Monday's Link Attack: KOR-US FTA, Korean Festivals, Sarah Chang

US House and Senate to Vote on KORUS FTA Wednesday
Arirang News

The long-awaited ratification of the Korea-United States free trade agreement is making progress in Washington.

US congressional leaders say the House of Representatives and the Senate will vote Wednesday on the pending deals with Korea, Columbia and Panama which will be one day before Korean President Lee Myung-bak is set to visit the White House for talks with US President Barack Obama.

Man arrested in Greenport was wanted for murder in South Korea
Suffolk Times (Long Island, N.Y.)

A South Korean man who was wanted for murder in his native country was arrested after he began throwing fish back in the water when he was seen fishing by Southold Town Bay Constables at Clark’s Beach in Greenport Sunday morning, according to police reports.

Police said the Bay Constables, while on patrol just after 11:30 a.m., saw Byungsoo Kim, 57, who currently lives in Long Island City, fishing on the beach.

When the constables approached, Mr. Kim began throwing the fish he had caught back into the Sound, despite the fact that officers told him not to throw away the fish. While the officers were writing him a summons for dumping finfish, Mr. Kim fled on foot.

Not long after, the officers discovered that Mr. Kim was wanted by Interpol for murder in South Korea.

Passing the past along at Korean Festival
Baltimore Sun

She was born in South Korea, loves her homeland’s traditions with a passion and has officially served the burgeoning Korean-American community in Maryland for more than six years now. But Michelle Kim still insists that as a cultural ambassador, she sets something of “a poor example.”

Kim, an official with the Korean Society of Maryland, helped organize the 34th Korean Festival in West Friendship on Saturday, an event that drew thousands of people on a brilliantly sunny afternoon.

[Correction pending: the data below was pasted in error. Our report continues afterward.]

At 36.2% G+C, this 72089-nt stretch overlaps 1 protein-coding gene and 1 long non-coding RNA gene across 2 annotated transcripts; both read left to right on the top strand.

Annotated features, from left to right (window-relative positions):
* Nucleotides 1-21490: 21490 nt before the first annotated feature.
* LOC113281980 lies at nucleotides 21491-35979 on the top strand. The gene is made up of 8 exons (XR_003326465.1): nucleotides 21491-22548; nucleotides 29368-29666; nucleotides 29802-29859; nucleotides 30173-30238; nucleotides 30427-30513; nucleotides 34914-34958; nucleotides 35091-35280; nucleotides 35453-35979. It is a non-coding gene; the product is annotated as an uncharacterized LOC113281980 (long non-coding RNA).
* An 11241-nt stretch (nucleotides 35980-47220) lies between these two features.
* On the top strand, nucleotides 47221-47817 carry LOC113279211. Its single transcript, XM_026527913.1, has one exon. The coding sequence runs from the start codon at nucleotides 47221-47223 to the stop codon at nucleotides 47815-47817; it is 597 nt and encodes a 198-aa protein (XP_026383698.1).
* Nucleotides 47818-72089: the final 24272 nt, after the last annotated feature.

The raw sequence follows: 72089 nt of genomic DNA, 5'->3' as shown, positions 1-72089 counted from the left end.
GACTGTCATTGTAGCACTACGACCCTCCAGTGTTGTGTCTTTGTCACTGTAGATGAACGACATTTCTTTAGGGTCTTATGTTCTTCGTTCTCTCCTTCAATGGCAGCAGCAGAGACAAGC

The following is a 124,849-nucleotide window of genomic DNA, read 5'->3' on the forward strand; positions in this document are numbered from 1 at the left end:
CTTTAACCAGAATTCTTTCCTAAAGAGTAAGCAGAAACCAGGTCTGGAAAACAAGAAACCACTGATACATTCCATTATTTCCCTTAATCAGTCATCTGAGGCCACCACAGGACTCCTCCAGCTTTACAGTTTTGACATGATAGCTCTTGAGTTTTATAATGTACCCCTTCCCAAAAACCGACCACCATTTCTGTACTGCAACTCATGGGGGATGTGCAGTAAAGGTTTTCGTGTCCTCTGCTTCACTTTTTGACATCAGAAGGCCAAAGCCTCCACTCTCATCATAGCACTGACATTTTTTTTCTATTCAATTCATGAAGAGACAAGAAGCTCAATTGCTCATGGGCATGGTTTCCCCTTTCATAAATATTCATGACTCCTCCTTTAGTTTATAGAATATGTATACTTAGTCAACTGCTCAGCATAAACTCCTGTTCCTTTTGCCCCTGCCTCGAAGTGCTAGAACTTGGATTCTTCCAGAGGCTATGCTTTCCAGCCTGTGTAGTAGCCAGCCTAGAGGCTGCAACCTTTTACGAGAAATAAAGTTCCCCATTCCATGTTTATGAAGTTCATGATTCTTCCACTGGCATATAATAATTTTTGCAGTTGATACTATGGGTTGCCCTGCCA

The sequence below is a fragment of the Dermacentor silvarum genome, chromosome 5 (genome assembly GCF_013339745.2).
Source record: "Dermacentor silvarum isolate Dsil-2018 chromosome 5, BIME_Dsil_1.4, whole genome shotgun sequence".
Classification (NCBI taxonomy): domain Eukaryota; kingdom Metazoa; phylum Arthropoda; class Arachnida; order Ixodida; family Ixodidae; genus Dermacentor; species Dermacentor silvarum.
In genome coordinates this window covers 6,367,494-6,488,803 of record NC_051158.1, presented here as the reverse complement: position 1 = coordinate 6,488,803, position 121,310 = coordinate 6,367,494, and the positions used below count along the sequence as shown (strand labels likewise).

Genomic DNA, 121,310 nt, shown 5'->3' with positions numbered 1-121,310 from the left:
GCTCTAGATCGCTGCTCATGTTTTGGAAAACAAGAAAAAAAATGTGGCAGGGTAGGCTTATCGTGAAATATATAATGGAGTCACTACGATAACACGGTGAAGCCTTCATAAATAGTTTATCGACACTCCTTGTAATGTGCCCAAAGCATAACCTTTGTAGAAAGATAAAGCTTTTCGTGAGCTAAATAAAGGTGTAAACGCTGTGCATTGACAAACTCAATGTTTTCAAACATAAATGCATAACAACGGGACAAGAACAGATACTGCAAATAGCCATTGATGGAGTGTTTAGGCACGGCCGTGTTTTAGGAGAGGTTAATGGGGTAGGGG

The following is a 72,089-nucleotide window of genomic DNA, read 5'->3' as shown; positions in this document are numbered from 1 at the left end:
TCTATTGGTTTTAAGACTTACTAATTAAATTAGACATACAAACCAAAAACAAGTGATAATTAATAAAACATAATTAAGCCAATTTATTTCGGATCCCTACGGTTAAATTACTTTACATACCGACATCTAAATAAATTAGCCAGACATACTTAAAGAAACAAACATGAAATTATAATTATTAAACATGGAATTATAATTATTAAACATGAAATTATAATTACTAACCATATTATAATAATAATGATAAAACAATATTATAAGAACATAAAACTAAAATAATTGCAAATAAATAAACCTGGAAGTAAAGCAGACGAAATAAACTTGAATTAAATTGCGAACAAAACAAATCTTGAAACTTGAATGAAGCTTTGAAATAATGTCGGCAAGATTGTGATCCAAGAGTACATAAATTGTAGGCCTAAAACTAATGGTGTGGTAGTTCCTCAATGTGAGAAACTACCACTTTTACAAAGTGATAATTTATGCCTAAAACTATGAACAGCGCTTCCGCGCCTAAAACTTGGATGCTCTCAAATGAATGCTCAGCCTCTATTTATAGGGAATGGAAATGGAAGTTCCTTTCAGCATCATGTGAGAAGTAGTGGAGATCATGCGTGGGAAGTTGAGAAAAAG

But as Korean pop music throbbed in the background, the aromas of traditional foods like songpyeon (steamed rice cakes) and bulgogi (barbecued beef) filled the air, and a group of children tried their hands at yut nori, an ancient stick-tossing game, she still seemed a little preoccupied.

Korean festival merges tradition, modernity in Ridgefield Park
Bergen County Record (N.J.)

From the traditional bowls of bibimbap to the new global allure of K-Pop, the Korean harvest festival at Overpeck County Park seemed to have something for everyone on Saturday.

The Korean Produce Association of New York held the annual festival in New Jersey this year, a first in the event’s 29-year history. Thousands of attendees from as far as Cape Cod and as close as Teaneck and Englewood descended on the park for the start of the two-day event featuring Korean food, entertainment and wares.

The shift to New Jersey created some challenges for visitors, many of whom showed up at the Leonia section of Overpeck instead of the Ridgefield Park section where it was held off Challenger Road. But once there, crowds sampled tasty dishes while vendors peddled magazines, handmade soaps, candies and other goods.

Noise level at Korean festival triggers complaints
Bergen County Record

The noise generated by rock and pop music at a Korean festival at Overpeck County Park over the weekend brought a cacophony of complaints from residents of neighboring towns.

Residents e-mailed county officials and the media and called the police and politicians. Leonia Mayor Mary Heveran said she received an unusual number of complaints from residents who live some distance away.


North Korea suspected in poison-needle attacks
Los Angeles Times

On a Sunday evening in August, a middle-aged South Korean pastor collapsed suddenly near a taxi stand in Dandong, a Chinese city on the Yalu River overlooking North Korea.

The 46-year-old, who used the name Patrick Kim, had a discolored complexion, spots on his fingers and limbs, flecks of foam on his mouth. He was dead by the time he reached the hospital.

The pastor was a human rights activist who secretly helped people slip out of North Korea into China. And his family and South Korean diplomats believe he was killed by North Korean agents in retaliation. The weapon of choice: most likely a poisoned needle.

N.J. school petitioned over textbooks
Japan Times

A Korean-American has filed a petition against a Japanese school in New Jersey requesting it stop using a textbook that allegedly describes South Korea’s control of the Takeshima islets, which Japan lays claim to, as illegal.

The unpalatable appetites of Kim Jong-il
The Telegraph (U.K.)

While his people are left to subsist on boiled grass and ground tree bark, North Korea’s leader Kim Jong-il indulges shamelessly in only the world’s finest food and wines.